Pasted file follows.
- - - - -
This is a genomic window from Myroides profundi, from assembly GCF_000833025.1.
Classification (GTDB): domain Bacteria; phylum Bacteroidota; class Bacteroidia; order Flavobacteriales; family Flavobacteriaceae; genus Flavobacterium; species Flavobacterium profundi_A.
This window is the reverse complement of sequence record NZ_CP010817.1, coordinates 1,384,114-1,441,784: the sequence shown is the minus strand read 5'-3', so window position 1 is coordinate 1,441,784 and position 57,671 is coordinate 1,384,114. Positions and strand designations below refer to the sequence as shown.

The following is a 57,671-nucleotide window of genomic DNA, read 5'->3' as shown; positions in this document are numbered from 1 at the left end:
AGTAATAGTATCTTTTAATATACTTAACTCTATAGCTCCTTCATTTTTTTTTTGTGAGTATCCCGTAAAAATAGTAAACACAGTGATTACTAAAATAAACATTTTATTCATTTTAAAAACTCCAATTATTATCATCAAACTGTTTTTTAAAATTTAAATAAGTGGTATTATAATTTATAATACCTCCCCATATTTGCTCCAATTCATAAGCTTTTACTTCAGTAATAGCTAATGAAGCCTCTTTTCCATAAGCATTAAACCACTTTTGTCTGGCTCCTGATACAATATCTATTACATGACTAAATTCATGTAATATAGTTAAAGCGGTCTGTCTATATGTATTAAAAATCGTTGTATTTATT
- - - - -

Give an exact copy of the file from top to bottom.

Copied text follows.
This is a genomic window from Myroides profundi, from assembly GCF_000833025.1.
Classification (GTDB): domain Bacteria; phylum Bacteroidota; class Bacteroidia; order Flavobacteriales; family Flavobacteriaceae; genus Flavobacterium; species Flavobacterium profundi_A.
This window is the reverse complement of sequence record NZ_CP010817.1, coordinates 1,384,114-1,441,784: the sequence shown is the minus strand read 5'-3', so window position 1 is coordinate 1,441,784 and position 57,671 is coordinate 1,384,114. Positions and strand designations below refer to the sequence as shown.

The following is a 57,671-nucleotide window of genomic DNA, read 5'->3' as shown; positions in this document are numbered from 1 at the left end:
AGTAATAGTATCTTTTAATATACTTAACTCTATAGCTCCTTCATTTTTTTTTTGTGAGTATCCCGTAAAAATAGTAAACACAGTGATTACTAAAATAAACATTTTATTCATTTTAAAAACTCCAATTATTATCATCAAACTGTTTTTTAAAATTTAAATAAGTGGTATTATAATTTATAATACCTCCCCATATTTGCTCCAATTCATAAGCTTTTACTTCAGTAATAGCTAATGAAGCCTCTTTTCCATAAGCATTAAACCACTTTTGTCTGGCTCCTGATACAATATCTATTACATGACTAAATTCATGTAATATAGTTAAAGCGGTCTGTCTATATGTATTAAAAATCGTTGTATTTATT